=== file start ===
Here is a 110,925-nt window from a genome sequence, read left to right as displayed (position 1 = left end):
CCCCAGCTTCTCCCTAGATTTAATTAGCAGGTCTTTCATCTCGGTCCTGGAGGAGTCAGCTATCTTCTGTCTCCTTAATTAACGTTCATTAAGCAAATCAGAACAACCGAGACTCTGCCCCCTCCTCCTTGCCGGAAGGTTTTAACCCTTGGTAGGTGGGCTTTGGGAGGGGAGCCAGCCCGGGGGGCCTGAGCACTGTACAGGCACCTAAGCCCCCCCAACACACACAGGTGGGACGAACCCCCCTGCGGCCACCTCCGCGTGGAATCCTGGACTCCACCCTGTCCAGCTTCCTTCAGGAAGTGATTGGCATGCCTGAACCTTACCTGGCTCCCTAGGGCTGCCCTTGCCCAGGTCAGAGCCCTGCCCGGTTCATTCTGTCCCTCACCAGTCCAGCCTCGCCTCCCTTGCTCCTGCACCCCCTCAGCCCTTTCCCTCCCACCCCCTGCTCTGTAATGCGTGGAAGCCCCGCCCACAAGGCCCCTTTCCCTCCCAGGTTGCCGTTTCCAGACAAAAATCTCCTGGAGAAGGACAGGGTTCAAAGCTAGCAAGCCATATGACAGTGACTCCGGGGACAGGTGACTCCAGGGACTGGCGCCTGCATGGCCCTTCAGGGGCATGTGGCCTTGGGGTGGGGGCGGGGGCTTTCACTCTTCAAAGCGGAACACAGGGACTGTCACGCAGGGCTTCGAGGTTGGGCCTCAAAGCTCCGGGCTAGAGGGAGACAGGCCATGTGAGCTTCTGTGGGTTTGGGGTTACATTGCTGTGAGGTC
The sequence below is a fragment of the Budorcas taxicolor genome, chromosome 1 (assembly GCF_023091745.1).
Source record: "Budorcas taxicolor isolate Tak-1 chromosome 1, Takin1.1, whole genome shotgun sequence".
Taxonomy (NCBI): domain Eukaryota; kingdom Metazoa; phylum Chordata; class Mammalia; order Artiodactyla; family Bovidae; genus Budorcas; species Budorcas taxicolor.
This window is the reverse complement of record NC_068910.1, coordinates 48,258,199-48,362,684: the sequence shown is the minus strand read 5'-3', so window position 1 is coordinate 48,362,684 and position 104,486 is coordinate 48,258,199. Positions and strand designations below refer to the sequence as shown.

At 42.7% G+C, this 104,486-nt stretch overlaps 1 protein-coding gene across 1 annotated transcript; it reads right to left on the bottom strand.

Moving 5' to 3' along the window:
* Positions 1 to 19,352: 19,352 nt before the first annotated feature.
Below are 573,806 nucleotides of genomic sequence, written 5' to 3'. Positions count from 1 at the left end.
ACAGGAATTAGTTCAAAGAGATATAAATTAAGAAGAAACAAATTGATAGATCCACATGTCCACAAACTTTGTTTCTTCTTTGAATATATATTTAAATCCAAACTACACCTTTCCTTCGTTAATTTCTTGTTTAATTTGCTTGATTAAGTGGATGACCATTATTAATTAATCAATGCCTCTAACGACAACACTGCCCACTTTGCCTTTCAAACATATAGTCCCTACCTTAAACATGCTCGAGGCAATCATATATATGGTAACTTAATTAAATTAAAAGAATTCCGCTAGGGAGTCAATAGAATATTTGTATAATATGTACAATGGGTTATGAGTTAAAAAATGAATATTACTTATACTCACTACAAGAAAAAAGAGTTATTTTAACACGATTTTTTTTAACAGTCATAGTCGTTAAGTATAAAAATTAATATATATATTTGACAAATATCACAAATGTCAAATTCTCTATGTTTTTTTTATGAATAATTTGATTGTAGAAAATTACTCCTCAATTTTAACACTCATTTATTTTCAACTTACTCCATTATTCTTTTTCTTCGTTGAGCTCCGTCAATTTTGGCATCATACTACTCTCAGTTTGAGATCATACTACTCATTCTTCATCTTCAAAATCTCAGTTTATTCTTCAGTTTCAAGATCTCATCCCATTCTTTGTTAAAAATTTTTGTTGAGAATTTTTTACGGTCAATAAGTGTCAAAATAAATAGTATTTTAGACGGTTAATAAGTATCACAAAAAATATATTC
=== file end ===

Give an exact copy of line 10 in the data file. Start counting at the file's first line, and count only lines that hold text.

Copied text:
Below are 573,806 nucleotides of genomic sequence, written 5' to 3'. Positions count from 1 at the left end.